Escrow accounts a year after entry into force of the Developers Act | In Principle

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Escrow accounts a year after entry into force of the Developers Act

Residential escrow accounts have been in use in Poland for over a year, but banks so far do not offer much choice to real estate developers. Access to such accounts may also be limited for smaller developers.

The Act on Protection of Rights of Buyers of Residential Units and Single-Family Houses—popularly known as the “Developers Act”—went into force on 29 April 2012. In the act, the Polish Parliament introduced, among other solutions, a requirement for real estate developers to set up residential escrow accounts to which homebuyers’ funds would be deposited. The act established two types of escrow accounts: closed (in which the bank releases the funds to the developer all at once, after receiving the agreement transferring ownership of the property to the buyer) and open (where the funds are released to the developer in tranches, upon completion of each stage of the project, in accordance with the schedule set forth in the contract). Open accounts are further divided into three types: without additional security, with a bank guarantee, or with an insurance guarantee.

Little to choose from at banks

Banks in Poland have had to adapt to the conditions of the new act. Several of them began offering residential escrow accounts. They have decided not to disclose information concerning the costs of opening such accounts. They also have not stated directly whether a residential escrow account may be opened only in connection with issuance of financing for the project. These issues are tailored to each developer and each type of project, through individual negotiations.

All of the banks offer both open and closed residential escrow accounts. Most require that the developer maintain a current account or auxiliary account at the same bank.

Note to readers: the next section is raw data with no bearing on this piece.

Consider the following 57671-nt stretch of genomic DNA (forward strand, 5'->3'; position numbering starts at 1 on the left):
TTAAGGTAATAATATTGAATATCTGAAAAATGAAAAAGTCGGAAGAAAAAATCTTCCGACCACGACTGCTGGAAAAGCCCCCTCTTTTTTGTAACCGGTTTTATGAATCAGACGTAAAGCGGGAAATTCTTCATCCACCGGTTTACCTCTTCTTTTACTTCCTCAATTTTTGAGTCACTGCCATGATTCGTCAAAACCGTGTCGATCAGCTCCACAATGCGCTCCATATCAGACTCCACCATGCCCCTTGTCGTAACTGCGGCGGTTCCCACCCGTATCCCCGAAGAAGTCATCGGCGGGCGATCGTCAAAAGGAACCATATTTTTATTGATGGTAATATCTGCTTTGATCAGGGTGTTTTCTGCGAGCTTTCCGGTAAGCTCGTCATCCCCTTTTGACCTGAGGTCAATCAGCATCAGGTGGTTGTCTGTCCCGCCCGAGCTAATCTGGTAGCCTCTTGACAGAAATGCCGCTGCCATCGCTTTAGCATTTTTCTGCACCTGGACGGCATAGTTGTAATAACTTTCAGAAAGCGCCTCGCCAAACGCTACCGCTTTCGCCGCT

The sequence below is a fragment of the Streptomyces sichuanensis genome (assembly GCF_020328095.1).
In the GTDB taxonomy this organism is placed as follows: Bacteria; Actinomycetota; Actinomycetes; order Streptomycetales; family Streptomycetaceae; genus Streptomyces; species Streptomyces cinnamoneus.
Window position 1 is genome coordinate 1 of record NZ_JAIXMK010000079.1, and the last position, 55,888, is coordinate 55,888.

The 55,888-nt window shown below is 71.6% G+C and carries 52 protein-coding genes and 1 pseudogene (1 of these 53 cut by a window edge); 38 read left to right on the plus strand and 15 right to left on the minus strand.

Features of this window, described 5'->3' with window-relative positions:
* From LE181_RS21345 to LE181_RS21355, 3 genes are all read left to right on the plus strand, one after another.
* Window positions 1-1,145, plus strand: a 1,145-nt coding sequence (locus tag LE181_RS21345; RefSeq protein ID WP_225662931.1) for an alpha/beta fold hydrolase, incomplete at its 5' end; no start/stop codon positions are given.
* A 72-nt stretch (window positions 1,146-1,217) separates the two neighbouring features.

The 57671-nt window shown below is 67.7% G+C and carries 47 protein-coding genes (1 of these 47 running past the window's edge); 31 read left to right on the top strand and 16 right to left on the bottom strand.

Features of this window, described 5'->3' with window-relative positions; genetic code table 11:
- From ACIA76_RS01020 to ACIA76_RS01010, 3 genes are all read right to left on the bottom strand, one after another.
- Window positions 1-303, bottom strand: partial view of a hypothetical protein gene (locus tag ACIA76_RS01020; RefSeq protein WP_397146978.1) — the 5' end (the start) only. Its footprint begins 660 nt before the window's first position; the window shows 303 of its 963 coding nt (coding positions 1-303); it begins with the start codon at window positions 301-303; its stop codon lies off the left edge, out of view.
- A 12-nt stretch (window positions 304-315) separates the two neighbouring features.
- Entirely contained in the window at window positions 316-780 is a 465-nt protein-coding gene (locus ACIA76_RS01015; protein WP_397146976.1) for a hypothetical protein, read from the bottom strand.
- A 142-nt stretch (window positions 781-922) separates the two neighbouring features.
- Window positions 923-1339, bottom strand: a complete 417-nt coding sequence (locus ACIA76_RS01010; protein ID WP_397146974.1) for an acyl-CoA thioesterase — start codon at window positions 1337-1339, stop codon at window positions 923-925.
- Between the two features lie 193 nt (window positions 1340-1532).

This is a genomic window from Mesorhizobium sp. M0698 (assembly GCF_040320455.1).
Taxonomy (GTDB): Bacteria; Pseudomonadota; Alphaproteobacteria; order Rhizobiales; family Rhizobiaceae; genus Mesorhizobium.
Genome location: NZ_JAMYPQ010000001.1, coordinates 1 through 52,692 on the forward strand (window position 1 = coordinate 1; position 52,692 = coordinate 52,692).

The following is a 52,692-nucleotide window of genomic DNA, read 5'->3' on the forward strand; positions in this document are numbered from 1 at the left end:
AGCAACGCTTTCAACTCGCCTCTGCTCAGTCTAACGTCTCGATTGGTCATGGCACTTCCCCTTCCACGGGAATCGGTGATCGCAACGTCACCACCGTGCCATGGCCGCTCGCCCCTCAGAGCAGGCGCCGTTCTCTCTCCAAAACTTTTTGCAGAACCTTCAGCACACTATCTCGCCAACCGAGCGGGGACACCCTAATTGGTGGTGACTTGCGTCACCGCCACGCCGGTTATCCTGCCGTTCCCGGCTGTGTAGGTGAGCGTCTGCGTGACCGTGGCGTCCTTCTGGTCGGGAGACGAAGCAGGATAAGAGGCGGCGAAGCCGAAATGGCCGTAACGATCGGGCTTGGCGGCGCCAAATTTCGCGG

Recently cooperative banks have begun to offer closed residential escrow accounts to their customers. Because these banks operate locally, their offers are especially designed for smaller developers.

Market reality

Open escrow accounts without additional security were included in the act in order to enable small and medium-sized real estate developers to meet the obligation to provide protection for the funds of buyers. However, there is a concern that this may not be achieved in reality.

The act did not require the bank to examine the creditworthiness of the company with which it would enter into an agreement to establish an open residential escrow account. However, this does not exclude the need for careful analysis of the project in order to determine whether the developer will be in the position to carry it forward to completion. It is possible that the only method of limiting the risk for the bank will be to sign an agreement for a closed account. The safest option for the bank would be to combine the escrow account with financing of the specific development. Thus it is for the most part only major developers with an established reputation and a credit history with the specific bank that will have the opportunity to establish open residential escrow accounts. Smaller developers, who have the greatest need of funding for their projects, may not have access to this type of account.

An open residential escrow account with a bank guarantee carries great risk for the bank. Therefore banks will demand additional security. In practice this makes it much harder to open this type of account.

The legislative changes are causing a retreat from traditional sources of financing for residential developments. Developers will have a limited ability to build using the buyers’ funds. This is forcing developers to seek new sources of funding for projects. They may not all succeed in finding funding.

Security at a price

The Developers Act imposes numerous obligations on banks in connection with opening of residential escrow accounts. The bank should assess the developer’s fulfilment of the conditions set forth in the act. This is done on the basis of specific documents, depending on the stage of the project, e.g. the building permit, the agreement with the general contractor, and the construction log. The bank may assign the monitoring of these activities to in-house or external specialists. Clearly this will generate additional costs associated with opening of escrow accounts.

Market practice

The reason for low supply on the market for residential escrow accounts is primarily the low demand. Developers who began sales of projects before the effective date of the Developers Act were not required to establish residential escrow accounts. As many older projects are still under construction, it remains to be seen how the market practice concerning escrow accounts will develop.

Karolina Turko and Ewa Jasic, Banking & Finance Practice, Wardyński & Partners